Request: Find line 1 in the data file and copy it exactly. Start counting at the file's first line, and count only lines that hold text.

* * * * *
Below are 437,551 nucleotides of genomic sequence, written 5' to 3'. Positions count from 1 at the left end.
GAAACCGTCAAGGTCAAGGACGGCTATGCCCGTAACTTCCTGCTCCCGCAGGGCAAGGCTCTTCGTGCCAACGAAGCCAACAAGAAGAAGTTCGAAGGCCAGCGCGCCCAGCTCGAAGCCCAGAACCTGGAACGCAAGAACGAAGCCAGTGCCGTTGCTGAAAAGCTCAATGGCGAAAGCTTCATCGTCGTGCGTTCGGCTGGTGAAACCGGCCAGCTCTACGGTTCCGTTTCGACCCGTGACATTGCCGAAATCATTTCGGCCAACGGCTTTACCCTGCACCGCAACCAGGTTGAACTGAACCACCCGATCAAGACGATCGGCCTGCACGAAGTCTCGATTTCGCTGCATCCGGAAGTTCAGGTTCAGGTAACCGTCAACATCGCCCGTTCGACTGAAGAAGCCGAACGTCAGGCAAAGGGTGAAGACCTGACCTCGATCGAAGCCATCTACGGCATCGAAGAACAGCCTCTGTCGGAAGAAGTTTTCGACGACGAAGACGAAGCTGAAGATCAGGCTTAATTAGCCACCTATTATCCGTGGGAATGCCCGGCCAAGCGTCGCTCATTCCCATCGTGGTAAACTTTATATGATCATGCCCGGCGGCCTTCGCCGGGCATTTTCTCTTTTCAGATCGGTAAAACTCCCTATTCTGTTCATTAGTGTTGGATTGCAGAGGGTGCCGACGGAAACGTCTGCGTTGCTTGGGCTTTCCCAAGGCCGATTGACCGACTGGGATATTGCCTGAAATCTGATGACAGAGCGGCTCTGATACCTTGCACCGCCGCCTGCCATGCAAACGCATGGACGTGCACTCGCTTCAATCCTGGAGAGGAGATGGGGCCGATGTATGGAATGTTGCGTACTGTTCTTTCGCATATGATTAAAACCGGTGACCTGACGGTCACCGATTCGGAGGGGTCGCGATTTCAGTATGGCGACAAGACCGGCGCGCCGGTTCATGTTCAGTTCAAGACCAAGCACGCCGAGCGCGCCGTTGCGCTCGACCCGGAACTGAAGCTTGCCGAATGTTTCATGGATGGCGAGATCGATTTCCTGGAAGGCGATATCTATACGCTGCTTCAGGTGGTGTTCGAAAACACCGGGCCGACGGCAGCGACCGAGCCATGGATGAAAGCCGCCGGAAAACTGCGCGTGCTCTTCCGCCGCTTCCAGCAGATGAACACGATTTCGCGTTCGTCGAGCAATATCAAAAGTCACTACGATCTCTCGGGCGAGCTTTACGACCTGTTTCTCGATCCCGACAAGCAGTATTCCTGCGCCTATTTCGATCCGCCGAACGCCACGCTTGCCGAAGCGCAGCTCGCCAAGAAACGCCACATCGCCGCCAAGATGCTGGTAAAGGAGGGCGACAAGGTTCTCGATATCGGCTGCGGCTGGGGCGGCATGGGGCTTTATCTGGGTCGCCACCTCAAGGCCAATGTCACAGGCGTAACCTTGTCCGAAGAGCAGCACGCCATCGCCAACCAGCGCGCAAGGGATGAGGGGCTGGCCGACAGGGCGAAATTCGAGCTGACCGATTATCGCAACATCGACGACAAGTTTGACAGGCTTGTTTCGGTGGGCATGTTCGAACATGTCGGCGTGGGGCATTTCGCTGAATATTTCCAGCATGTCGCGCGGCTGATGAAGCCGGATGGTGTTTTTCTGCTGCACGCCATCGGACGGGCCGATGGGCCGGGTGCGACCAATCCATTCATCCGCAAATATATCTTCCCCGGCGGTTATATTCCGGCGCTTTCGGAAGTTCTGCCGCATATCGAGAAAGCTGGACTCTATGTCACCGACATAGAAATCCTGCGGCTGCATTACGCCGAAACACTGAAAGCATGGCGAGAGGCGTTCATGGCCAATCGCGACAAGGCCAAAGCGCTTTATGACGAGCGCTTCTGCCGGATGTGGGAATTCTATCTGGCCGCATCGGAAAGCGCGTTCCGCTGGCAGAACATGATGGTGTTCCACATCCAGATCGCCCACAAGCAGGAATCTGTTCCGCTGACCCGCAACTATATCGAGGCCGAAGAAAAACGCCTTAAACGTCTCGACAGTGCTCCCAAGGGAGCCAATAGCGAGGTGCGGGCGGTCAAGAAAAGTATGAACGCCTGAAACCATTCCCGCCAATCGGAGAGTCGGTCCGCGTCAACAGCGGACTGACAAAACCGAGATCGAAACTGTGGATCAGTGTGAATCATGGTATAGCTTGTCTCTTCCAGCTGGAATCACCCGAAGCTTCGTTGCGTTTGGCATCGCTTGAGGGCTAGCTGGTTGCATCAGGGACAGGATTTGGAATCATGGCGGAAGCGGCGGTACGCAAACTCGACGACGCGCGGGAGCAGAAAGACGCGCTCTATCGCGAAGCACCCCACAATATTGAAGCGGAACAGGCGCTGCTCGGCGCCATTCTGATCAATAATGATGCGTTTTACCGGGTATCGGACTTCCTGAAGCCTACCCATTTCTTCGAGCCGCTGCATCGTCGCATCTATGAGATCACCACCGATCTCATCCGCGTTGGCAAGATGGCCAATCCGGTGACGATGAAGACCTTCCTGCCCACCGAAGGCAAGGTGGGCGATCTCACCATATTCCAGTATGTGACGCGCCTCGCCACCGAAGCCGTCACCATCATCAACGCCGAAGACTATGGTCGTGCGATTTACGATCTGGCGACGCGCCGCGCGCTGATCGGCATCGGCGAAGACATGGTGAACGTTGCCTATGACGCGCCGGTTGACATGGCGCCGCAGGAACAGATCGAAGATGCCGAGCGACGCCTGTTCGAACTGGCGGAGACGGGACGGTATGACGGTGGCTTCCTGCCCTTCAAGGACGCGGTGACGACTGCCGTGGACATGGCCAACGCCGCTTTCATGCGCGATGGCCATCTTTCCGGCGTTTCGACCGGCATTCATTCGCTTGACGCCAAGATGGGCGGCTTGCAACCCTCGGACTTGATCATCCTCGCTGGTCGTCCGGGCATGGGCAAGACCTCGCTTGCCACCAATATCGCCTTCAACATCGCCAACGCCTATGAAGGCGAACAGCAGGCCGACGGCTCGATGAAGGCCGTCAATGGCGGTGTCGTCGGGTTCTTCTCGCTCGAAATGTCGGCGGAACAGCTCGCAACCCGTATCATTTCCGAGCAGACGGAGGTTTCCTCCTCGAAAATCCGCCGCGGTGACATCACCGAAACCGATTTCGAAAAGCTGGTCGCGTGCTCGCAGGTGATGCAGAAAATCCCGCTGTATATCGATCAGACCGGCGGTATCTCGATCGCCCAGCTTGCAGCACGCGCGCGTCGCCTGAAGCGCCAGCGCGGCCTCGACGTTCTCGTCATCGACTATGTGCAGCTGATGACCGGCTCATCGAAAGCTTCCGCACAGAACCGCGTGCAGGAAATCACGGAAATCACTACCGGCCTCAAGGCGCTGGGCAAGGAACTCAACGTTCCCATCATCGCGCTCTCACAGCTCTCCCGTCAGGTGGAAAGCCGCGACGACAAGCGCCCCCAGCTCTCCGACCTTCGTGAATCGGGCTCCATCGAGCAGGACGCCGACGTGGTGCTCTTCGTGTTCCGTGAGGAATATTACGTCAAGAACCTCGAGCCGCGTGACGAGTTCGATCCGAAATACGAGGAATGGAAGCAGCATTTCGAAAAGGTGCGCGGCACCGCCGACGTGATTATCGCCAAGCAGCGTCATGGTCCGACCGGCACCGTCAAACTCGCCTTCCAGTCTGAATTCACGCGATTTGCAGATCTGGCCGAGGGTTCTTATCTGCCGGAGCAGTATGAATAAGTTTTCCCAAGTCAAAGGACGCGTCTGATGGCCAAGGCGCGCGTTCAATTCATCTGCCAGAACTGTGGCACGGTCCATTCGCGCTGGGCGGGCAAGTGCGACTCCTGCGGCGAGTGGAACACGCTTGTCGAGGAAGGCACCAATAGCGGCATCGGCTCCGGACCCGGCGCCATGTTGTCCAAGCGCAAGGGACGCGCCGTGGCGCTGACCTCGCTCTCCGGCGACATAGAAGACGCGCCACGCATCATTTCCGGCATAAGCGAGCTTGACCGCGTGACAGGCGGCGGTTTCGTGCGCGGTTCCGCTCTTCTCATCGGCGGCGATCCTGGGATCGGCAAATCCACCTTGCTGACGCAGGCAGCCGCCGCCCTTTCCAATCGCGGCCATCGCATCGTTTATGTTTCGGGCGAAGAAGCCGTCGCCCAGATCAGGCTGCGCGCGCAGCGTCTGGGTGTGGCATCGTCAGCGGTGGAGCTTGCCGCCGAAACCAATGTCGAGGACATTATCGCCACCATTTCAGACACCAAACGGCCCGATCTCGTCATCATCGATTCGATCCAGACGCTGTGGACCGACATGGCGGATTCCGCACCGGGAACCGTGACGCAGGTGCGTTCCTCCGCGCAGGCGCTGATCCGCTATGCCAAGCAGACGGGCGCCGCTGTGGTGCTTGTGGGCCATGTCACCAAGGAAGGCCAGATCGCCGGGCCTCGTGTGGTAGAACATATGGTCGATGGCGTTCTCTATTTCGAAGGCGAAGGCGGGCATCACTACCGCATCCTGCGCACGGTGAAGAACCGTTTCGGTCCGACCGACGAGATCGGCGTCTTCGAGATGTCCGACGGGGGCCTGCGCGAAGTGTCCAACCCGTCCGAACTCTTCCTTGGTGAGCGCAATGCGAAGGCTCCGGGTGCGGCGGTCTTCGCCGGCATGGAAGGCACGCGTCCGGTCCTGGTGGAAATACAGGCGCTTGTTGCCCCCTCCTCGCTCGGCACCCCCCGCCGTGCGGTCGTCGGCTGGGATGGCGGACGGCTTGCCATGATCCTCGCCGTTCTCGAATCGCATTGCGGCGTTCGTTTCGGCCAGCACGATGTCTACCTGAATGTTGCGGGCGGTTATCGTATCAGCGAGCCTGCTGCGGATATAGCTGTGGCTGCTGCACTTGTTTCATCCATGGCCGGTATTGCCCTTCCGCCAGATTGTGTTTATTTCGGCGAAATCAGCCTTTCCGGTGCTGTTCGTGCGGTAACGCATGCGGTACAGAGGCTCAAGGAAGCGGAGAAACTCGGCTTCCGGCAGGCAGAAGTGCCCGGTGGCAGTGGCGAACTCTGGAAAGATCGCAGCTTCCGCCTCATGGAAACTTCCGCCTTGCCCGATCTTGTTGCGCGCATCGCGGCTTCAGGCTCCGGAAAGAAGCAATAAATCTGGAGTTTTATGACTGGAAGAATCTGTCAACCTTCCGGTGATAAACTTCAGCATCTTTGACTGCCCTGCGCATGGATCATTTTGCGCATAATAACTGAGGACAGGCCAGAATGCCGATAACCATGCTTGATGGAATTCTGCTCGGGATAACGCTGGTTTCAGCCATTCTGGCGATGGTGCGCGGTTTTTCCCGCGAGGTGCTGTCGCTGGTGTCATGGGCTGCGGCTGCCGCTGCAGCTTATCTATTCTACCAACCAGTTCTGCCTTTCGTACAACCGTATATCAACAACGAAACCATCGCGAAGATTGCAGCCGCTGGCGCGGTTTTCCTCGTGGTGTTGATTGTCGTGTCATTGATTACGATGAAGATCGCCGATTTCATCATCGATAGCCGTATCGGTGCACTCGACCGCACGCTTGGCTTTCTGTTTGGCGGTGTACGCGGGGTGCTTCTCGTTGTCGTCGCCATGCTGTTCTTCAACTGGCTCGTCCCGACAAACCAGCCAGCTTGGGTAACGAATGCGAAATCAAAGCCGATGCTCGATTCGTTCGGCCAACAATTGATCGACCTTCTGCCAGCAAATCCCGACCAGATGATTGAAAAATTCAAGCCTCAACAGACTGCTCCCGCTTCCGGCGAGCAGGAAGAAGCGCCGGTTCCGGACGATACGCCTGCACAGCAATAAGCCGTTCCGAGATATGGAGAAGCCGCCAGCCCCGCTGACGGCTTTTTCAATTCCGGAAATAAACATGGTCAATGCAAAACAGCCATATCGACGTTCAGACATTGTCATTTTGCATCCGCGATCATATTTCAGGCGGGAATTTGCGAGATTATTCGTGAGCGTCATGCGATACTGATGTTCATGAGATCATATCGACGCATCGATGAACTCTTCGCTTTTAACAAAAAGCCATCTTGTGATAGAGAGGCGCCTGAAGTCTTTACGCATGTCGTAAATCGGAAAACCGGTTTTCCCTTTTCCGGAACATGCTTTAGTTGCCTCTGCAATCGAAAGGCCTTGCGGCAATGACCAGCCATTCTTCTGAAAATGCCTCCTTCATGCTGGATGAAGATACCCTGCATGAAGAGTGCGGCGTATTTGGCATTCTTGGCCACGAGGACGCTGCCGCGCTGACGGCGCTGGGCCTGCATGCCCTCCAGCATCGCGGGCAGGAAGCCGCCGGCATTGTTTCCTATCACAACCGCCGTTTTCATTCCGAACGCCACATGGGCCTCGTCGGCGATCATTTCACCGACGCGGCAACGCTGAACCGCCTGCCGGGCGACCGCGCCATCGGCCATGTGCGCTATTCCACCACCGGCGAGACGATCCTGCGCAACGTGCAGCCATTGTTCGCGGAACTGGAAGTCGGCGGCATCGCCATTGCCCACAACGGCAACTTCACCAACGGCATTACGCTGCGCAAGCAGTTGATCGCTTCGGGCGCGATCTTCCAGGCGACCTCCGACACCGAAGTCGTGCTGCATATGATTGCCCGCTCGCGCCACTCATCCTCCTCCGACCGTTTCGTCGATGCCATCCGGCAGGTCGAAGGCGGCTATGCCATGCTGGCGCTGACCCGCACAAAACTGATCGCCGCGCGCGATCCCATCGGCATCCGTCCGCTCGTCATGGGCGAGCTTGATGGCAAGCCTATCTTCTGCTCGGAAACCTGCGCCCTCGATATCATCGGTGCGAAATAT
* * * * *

Below are 437,551 nucleotides of genomic sequence, written 5' to 3'. Positions count from 1 at the left end.